Ethernet networks can be partitioned into multiple distinct broadcast domains using VLANs. VLAN domains are mutually isolated. Whenever a hosts in one VLAN domain needs to communicate with a hosts in another VLAN domain, the traffic must be routed between the two domains. This is known as inter-VLAN routing.
This document provides a VLAN configuration example for a small network split into two separate VLAN domains: SALES and ENGINEERING. The backbone consists of two VLAN bridges connected by a VLAN trunk. I will use a Linux-based router, RCPlive, connected to the trunk to provide routing between the two VLAN domains and the outside world. On the router I will also enable a number of services such as DHCP and stateful firewall.
Software-based routers have always played a role in the Internet, and are becoming increasingly important in data centers due to the convergence of video, mobile, and cloud services. Data traffic no longer moves simply from the subscriber into the network and then out again. Instead, most of the traffic is located inside the data center between various application servers within the network.
All this traffic can be routed easily using software-based routers running on commodity PC hardware. Such a router looks like just another server in the data center, and most of the time it is implemented using open-source software. The availability of the source code and the right to modify the software enables the unlimited tuning and optimization of the network traffic.
This article describes how to set up RCP100 routing suite on a Debian 7 computer. RCP100 is a full OSPF/RIP router for Linux. It works on 64bit computers, it is licensed under GPL, and it is actively developed.
The computer I am setting up has two Ethernet interfaces, eth0 (192.168.20.20) and eth1 (10.1.10.1), and it is meant to connect a small private network segment (10.1.10.0/24) to the larger public network. To isolate the private network, I configure Network Address Translation on the router and enable the firewall. Computers on the private network are assigned IP addresses using DHCP. The router also provides NTP and DNS proxy services.
I do like the idea of an open-source software router, and I’ve tried several of them so far. Most open-source routers would concentrate on implementing the main IP routing protocols one by one. Administration features like CLI or SNMP seem to get less attention. There is little or no support for integrated Access Control Lists, NTP, DHCP or DNS functionality. This is in sharp contrast with the commercial routers where administration and network management are first class citizens.
RCP100 seems to break the tradition. It has a Cisco-like command line interface (CLI), and all the regular administration and management protocols. Starting with version 0.99 it also features a simple and intuitive web interface, making the router accessible to less sophisticated users and beginner administrators.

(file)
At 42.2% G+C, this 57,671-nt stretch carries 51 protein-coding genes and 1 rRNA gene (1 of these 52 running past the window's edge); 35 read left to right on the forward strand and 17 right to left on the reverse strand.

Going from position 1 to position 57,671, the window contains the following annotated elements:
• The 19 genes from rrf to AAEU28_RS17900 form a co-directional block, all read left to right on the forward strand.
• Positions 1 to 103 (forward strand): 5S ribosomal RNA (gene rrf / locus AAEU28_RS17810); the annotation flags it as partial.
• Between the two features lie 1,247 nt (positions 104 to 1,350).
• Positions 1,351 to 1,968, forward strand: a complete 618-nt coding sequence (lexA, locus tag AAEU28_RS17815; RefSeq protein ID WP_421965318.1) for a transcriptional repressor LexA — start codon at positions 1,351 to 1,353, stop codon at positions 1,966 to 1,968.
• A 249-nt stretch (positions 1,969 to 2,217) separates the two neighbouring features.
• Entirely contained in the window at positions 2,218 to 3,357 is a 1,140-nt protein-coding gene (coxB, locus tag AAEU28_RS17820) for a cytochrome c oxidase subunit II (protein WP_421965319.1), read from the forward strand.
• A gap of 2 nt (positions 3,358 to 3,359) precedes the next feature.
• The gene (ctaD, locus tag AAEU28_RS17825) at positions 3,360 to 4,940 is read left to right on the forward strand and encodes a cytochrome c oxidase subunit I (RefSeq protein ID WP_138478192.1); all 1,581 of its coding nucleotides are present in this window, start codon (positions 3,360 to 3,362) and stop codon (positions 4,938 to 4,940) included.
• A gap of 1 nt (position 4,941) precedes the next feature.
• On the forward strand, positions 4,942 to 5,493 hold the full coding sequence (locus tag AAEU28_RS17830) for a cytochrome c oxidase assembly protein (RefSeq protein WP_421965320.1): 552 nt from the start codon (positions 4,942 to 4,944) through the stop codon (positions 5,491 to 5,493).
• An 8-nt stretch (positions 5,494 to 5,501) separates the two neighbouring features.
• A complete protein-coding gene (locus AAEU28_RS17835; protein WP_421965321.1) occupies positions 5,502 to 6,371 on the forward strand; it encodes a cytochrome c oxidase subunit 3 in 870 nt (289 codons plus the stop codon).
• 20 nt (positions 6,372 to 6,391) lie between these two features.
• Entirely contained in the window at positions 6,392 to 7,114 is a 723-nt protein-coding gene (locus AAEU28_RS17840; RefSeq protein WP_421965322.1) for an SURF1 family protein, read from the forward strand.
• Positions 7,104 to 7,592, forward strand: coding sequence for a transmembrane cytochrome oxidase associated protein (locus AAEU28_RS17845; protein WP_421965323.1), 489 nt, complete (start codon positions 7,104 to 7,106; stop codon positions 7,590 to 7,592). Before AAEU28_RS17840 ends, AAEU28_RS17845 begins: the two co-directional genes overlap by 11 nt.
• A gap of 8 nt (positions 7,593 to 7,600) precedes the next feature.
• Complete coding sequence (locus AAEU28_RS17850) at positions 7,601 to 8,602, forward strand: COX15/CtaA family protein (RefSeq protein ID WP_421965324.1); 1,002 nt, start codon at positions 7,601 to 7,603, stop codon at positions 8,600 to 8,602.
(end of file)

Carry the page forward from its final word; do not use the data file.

In this article I will set up a basic RCP100 IP router on a Ubuntu 12.04 computer using the web interface. This means there will be lots of pictures and no CLI commands. Networking experts will definitely get bored.
Equal Cost Multipath (ECMP) is a network load-balancing method that enables the coexistence of multiple network paths form one source node to a destination node. The two or more paths between the nodes have the same routing cost, thus the traffic will be split evenly across, avoiding congestion and increasing the bandwidth.
ECMP is also a network redundancy method. In case one ECMP link fails, the traffic will move on the remaining links with minimal interruption in service.
For ECMP to work, a router will need special support in the forwarding plane and in the routing protocols deployed in the network. For experimentation I will use two Linux virtual machines on my host computer. The Linux kernel has an excellent ECMP implementation, as for the routing protocol I will use OSPF.
The virtual machines are set using virtenv. It is a very light virtualization solution based on Linux containers (LCX) implementation in Linux kernel. Each machine owns a slice of the Linux kernel running on the host computer, with full network and process separation. In each virtual machine I run one instance of RCP100. RCP100 is a router control plane for Linux platforms, supporting among other things OSPF and ECMP. RCP100 also features a CISCO-like command line interface (CLI) which simplifies router operation for people already skilled in configuring commercial routers.
The network diagram is as follows:
ECMP test network